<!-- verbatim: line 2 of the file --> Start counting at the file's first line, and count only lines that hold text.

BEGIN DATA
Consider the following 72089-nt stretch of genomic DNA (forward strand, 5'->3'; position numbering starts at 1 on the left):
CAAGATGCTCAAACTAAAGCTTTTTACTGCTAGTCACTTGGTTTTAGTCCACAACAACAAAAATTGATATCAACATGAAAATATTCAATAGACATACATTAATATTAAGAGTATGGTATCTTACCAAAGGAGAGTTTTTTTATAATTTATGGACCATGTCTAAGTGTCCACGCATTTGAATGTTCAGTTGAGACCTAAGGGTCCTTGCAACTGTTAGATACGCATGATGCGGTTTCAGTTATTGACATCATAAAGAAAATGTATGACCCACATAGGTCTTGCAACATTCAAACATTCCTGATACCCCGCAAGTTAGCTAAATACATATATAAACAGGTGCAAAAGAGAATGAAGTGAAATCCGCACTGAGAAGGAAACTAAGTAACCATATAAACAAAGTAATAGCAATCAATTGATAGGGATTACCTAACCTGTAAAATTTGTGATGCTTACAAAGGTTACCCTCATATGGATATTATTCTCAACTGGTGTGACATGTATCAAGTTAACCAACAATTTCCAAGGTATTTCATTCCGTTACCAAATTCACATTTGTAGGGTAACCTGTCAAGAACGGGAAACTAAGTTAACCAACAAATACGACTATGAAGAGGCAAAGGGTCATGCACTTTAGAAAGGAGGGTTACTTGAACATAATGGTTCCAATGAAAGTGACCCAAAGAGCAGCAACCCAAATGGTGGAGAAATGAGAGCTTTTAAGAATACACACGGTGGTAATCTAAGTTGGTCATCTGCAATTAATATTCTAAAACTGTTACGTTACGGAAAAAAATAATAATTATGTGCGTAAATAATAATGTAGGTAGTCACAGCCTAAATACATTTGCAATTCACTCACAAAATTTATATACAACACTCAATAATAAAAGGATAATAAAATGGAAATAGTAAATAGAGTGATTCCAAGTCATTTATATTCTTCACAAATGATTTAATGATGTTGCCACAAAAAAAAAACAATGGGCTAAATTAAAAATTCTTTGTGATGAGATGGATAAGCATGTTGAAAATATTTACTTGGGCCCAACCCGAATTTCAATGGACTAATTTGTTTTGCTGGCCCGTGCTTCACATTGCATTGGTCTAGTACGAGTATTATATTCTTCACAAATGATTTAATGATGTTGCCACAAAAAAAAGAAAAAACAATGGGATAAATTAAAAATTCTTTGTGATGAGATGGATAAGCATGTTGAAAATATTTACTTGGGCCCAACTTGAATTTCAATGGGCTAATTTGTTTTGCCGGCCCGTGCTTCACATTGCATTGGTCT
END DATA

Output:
CAAGATGCTCAAACTAAAGCTTTTTACTGCTAGTCACTTGGTTTTAGTCCACAACAACAAAAATTGATATCAACATGAAAATATTCAATAGACATACATTAATATTAAGAGTATGGTATCTTACCAAAGGAGAGTTTTTTTATAATTTATGGACCATGTCTAAGTGTCCACGCATTTGAATGTTCAGTTGAGACCTAAGGGTCCTTGCAACTGTTAGATACGCATGATGCGGTTTCAGTTATTGACATCATAAAGAAAATGTATGACCCACATAGGTCTTGCAACATTCAAACATTCCTGATACCCCGCAAGTTAGCTAAATACATATATAAACAGGTGCAAAAGAGAATGAAGTGAAATCCGCACTGAGAAGGAAACTAAGTAACCATATAAACAAAGTAATAGCAATCAATTGATAGGGATTACCTAACCTGTAAAATTTGTGATGCTTACAAAGGTTACCCTCATATGGATATTATTCTCAACTGGTGTGACATGTATCAAGTTAACCAACAATTTCCAAGGTATTTCATTCCGTTACCAAATTCACATTTGTAGGGTAACCTGTCAAGAACGGGAAACTAAGTTAACCAACAAATACGACTATGAAGAGGCAAAGGGTCATGCACTTTAGAAAGGAGGGTTACTTGAACATAATGGTTCCAATGAAAGTGACCCAAAGAGCAGCAACCCAAATGGTGGAGAAATGAGAGCTTTTAAGAATACACACGGTGGTAATCTAAGTTGGTCATCTGCAATTAATATTCTAAAACTGTTACGTTACGGAAAAAAATAATAATTATGTGCGTAAATAATAATGTAGGTAGTCACAGCCTAAATACATTTGCAATTCACTCACAAAATTTATATACAACACTCAATAATAAAAGGATAATAAAATGGAAATAGTAAATAGAGTGATTCCAAGTCATTTATATTCTTCACAAATGATTTAATGATGTTGCCACAAAAAAAAAACAATGGGCTAAATTAAAAATTCTTTGTGATGAGATGGATAAGCATGTTGAAAATATTTACTTGGGCCCAACCCGAATTTCAATGGACTAATTTGTTTTGCTGGCCCGTGCTTCACATTGCATTGGTCTAGTACGAGTATTATATTCTTCACAAATGATTTAATGATGTTGCCACAAAAAAAAGAAAAAACAATGGGATAAATTAAAAATTCTTTGTGATGAGATGGATAAGCATGTTGAAAATATTTACTTGGGCCCAACTTGAATTTCAATGGGCTAATTTGTTTTGCCGGCCCGTGCTTCACATTGCATTGGTCT